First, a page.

Over the past year billionaire wealth has reached record highs. Now comes the real estate boom as they blow their newly-earned cash on $10 million-plus properties.
So far this year, 785 properties worth more than $10 million have been sold in New York, Los Angeles, Hong Kong, London, Sydney, Singapore and Dubai. Knight Frank, a real estate consultancy, estimates that figure is more than double last year’s and up 52% on 2019’s.
In total, wealthy buyers around the world spent $13.8 billion on homes valued in excess of $10 million during the first six months of this year. “We expect super-prime sales to end 2021 on a high,” comments Liam Bailey, global head of research at Knight Frank.
New York has seen the biggest increase in the super-prime category, with 202 sales above $10 million this year. The city has just clocked its most expensive property listing ever: A penthouse at 432 Park Avenue valued at $169 million.
The penthouse might just sell for its asking price: Already there have been 220 penthouses sold in Manhattan this year, according to Corcoran market research. A separate report from Douglas Elliman and Miller Samuel shows the median price for Manhattan apartments hit $999,000 in the second quarter of this year, a new record.
After New York, Los Angeles has seen the biggest increase in super-prime sales. Transactions of $10 million-plus properties this year are three times higher than the same period last year, which Paddy Dring, global head of prime sales at Knight Frank, says is down to “lifestyle advantages, such as beaches and green space.”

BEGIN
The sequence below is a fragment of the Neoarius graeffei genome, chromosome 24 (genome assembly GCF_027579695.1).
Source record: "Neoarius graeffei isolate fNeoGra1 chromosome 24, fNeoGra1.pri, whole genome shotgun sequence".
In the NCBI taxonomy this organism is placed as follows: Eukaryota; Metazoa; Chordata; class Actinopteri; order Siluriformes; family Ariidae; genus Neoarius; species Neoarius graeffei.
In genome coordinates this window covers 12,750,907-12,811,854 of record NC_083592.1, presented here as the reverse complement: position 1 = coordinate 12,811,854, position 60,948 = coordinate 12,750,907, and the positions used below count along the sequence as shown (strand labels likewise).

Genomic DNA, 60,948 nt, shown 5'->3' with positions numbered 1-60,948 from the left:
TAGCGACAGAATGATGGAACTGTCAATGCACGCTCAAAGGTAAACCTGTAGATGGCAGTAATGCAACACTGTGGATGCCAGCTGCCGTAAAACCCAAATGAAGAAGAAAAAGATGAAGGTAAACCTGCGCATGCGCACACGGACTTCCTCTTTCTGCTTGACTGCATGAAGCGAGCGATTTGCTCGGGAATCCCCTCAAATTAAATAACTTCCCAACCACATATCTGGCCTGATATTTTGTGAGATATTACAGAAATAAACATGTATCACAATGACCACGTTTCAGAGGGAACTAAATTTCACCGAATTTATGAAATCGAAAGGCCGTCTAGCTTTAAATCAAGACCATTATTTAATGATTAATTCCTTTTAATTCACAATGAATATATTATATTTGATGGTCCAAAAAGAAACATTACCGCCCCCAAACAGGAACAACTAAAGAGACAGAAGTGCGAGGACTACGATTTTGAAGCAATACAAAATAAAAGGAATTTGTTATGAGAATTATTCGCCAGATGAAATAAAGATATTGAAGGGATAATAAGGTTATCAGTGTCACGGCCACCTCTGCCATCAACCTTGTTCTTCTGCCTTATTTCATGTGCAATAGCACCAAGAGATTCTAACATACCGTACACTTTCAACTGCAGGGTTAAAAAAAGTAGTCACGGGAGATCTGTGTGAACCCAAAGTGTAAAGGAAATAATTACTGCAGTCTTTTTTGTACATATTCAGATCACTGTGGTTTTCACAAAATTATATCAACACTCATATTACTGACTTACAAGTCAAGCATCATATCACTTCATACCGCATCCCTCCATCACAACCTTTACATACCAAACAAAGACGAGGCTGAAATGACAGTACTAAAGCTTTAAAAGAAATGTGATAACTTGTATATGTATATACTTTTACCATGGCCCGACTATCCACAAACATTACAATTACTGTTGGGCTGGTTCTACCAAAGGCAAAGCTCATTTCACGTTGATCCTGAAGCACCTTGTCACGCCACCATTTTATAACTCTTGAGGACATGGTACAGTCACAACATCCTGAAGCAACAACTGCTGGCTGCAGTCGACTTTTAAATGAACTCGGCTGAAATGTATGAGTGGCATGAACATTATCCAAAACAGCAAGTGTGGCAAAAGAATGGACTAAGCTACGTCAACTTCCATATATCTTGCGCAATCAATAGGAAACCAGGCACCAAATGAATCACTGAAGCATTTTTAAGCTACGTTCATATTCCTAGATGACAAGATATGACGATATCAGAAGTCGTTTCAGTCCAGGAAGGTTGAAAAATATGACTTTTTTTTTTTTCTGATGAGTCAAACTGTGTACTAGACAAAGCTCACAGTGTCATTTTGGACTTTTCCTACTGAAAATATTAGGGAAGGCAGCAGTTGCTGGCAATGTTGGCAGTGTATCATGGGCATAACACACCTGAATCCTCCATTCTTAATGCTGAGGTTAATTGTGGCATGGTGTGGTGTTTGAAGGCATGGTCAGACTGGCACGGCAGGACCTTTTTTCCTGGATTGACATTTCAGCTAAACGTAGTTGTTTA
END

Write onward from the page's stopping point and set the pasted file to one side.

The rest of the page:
But there is more to this real estate boom than lifestyle needs. The rich have amassed a record amount of wealth in the past year, and, with Covid-19 restrictions easing, they are desperately seeking somewhere to put it.
During the first 12-months of the Covid-19 pandemic, wealth hit record highs. By October 2020, billionaire wealth surpassed $10 trillion for the first time ever. Forbes’ list of billionaires, now at 2,755 individuals, grew their wealth from $8 trillion in 2020 to $13.1 trillion this year.
And it’s not just billionaires: Last month the world’s total net wealth hit $431 trillion, with over a quarter of it controlled by millionaires.
But with inflation around the corner, these billionaires and millionaires are now looking for somewhere to invest this new found wealth. Half of the investors surveyed by UBS in the second quarter believe inflation will accelerate over the next 12 months, and a third of them are planning to invest more in real estate to circumvent it from eroding their wealth.
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